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Jun
02
2016

HITMAN – Marrakesh Review

HITMAN‘s episodic adventures continue with this third installment, in what I believe to be the best delivery of a game. Without being story-heavy, and full of cliffhangers, HITMAN is able to have distinct locations to visit and play around in to experience a level in its entirety. While I like Marrakesh as a location and standalone episode, I feel it lacks a personality that Sapienza so proudly displayed. Despite that though, Marrakesh is strategic playground for Agent 47, imparting his more tactical side at resolving his targets while still being immensely enjoyable.

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Agent 47’s globetrotting adventures take him to Marrakesh to undo the boiling over tensions within Morrocco. The cooperation of Claus Strandberg, the invincible CEO in hiding at his Swedish consulate, and the corrupt General Reza Zaydan is gross. General Zaydan is the linchpin for what’s to come in terms of being able to declare martial law and take total control of Marrakesh. The stakes are high this time, and not unlike Sapienza, but here there’s a different type of threat. But until this all comes together, it is hard to see why exactly Agent 47 is meddling.

Agent 47, much like Sapienza is dropped into a large environment to determine how best to take out these targets who are on opposite ends of the map. You’ll be disguising yourself as a painter and even a masseuse as the most basic and predominately featured opportunities. These are just a means to an end, but exploration grants many rewards and seeing things you wouldn’t normally uncover simply by following the opportunities alone.

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Marrakesh is amazingly dense not only in the design allowing for alternate routes for Agent 47 to walk through, but the marketplace and even open spaces are just filled with people, tourists and locals. This density doesn’t allow you to get away with much in terms of subduing or killing. This becomes increasingly hard when members of the military are stationed at various points around the map who are suspicious of anything and everything. This creates for some strategy in how you approach each of your targets, changing it from what you had to do in either of the previous episodes.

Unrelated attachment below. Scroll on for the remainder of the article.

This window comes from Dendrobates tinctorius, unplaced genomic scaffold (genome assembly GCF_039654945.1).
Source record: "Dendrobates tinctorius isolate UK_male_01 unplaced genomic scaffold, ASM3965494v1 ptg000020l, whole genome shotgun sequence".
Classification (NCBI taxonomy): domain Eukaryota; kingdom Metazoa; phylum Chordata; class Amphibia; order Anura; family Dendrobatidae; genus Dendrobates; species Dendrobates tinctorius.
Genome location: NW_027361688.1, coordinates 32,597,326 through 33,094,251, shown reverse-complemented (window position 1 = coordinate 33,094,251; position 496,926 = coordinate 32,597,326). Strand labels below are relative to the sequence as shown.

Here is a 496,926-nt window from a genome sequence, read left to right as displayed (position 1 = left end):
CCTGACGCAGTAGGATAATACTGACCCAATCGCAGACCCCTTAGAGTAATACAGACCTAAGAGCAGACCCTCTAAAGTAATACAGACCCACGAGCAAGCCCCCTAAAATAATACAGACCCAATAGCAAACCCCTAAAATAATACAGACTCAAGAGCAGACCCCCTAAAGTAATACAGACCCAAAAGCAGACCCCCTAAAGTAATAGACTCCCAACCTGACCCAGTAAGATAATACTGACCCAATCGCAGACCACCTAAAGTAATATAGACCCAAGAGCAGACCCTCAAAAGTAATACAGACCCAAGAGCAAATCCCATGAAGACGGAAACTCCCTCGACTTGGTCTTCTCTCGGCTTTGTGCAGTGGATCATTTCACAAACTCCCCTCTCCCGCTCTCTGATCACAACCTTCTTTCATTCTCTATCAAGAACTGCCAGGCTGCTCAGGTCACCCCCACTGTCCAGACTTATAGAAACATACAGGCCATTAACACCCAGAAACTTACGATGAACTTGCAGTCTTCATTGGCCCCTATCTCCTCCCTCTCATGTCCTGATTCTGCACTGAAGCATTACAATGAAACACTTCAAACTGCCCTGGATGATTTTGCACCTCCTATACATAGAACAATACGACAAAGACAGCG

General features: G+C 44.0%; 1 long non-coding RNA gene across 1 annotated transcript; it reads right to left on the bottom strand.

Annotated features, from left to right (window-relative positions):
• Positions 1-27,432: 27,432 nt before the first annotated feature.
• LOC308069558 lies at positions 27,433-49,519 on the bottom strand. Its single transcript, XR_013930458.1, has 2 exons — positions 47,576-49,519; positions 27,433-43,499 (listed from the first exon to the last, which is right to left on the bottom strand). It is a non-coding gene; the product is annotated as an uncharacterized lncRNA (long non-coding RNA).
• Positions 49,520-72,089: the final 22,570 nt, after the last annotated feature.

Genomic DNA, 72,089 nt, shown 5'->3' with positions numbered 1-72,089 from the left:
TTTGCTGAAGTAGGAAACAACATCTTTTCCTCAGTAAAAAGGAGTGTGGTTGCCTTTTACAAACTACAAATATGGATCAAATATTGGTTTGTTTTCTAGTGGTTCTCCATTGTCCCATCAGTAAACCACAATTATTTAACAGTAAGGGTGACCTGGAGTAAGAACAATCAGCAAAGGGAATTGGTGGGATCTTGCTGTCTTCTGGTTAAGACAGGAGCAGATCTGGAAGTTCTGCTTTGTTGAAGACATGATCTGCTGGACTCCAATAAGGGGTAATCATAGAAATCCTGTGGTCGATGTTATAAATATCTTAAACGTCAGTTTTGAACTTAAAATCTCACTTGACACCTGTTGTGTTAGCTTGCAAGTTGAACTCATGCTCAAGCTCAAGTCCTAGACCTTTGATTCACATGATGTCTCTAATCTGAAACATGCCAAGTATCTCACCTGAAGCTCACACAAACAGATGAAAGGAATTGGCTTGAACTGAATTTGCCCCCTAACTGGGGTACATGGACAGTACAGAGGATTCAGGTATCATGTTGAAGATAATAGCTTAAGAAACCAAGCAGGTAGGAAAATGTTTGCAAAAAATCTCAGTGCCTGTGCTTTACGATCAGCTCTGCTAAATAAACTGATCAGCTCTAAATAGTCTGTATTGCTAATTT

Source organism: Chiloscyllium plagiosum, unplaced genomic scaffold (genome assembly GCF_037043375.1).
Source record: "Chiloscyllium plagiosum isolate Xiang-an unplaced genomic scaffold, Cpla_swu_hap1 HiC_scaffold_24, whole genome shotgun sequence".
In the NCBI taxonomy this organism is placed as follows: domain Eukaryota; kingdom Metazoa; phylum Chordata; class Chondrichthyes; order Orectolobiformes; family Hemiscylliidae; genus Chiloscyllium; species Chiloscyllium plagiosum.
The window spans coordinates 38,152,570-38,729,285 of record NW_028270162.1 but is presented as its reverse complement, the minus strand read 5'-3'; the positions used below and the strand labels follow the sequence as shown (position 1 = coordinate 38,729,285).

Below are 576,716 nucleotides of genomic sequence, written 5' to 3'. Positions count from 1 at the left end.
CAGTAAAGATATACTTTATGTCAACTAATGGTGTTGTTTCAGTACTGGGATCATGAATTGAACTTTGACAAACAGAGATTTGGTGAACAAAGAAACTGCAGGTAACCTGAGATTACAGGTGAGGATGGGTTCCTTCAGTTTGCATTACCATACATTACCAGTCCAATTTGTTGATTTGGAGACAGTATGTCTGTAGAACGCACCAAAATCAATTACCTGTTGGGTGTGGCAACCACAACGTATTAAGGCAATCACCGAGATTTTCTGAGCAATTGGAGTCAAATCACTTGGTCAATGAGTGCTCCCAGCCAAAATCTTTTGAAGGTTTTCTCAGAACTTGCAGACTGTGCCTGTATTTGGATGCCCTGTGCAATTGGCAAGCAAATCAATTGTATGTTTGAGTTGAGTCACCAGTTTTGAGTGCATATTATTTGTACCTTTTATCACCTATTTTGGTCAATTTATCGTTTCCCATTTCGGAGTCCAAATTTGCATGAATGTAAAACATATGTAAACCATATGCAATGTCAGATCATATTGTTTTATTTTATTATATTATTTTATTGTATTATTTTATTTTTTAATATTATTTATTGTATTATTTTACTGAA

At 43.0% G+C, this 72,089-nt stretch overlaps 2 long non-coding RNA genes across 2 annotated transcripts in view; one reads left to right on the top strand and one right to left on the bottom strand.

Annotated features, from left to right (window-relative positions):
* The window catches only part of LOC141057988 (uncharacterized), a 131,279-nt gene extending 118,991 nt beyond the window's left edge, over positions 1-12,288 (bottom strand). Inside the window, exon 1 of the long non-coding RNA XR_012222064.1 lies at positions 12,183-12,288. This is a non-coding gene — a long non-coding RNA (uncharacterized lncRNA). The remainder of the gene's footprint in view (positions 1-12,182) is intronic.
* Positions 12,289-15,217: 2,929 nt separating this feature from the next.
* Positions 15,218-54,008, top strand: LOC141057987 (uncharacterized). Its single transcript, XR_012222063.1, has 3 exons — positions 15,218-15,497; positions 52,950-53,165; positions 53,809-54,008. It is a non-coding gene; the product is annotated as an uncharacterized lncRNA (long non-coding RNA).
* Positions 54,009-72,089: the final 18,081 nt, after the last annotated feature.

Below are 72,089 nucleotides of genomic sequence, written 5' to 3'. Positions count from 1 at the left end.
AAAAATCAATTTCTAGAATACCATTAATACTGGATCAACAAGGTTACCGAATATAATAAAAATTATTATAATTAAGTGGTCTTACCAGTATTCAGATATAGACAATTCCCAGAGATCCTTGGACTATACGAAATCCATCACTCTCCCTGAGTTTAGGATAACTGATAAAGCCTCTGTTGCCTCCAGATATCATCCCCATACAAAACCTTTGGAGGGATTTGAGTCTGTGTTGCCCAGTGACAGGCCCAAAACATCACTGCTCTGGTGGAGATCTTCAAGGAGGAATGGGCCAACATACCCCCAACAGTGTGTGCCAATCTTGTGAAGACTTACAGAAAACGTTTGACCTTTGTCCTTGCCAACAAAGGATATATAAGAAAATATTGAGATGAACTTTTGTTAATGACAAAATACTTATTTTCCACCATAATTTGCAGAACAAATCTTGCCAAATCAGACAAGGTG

Compared to Sapienza, Marrakesh doesn’t have as many funny or silly moments. Which I find to be fine where this is tonally a different situation. Lives were at stake in episode two, but there’s something more real, more tangible with this political strife that needed the added weight and sincerity. It never got in the way of having fun, and shows that HITMAN can cover much of the emotional spectrum all while being a good game.

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While it continues to tease, the overarching story is finally starting to pull back the curtain of what’s going on, but only slightly. Conspiracy, espionage, and mortality looming, these characters are developing and realizing the trend. This is the third episode of seven total, and it will be interesting to see how things start to come together when this is all said and done.

I feel like this shouldn’t be a thing I have to talk about, but the servers are finally stable. Across both PC and PS4, the game no longer suddenly pulls you out of a game because you’ve been disconnected. While I get the way the online and offline stuff is handled, it just is poor when the servers can’t handle the stress. With this stuff smoothed out, is much easier for me to recommend.

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Editor’s Note: As part of a season consisting of to-be-released episodes, this is not a scored review. Once all of the HITMAN episodes are released, a final review will be published.

Marrakesh is another large-scale level with multiple routes and interesting ways to complete the objective, and subsequent replays are more rewarding as you know the layout. HITMAN – Marrakesh is again a solid hit for Agent 47 and those who play this. It is a different episode than what preceded it, or what you might think because it is more serious in nature, but is really well done and absolutely worth playing.

A PlayStation 4 and Steam “Full Experience” code were provided by the publisher for review purposes.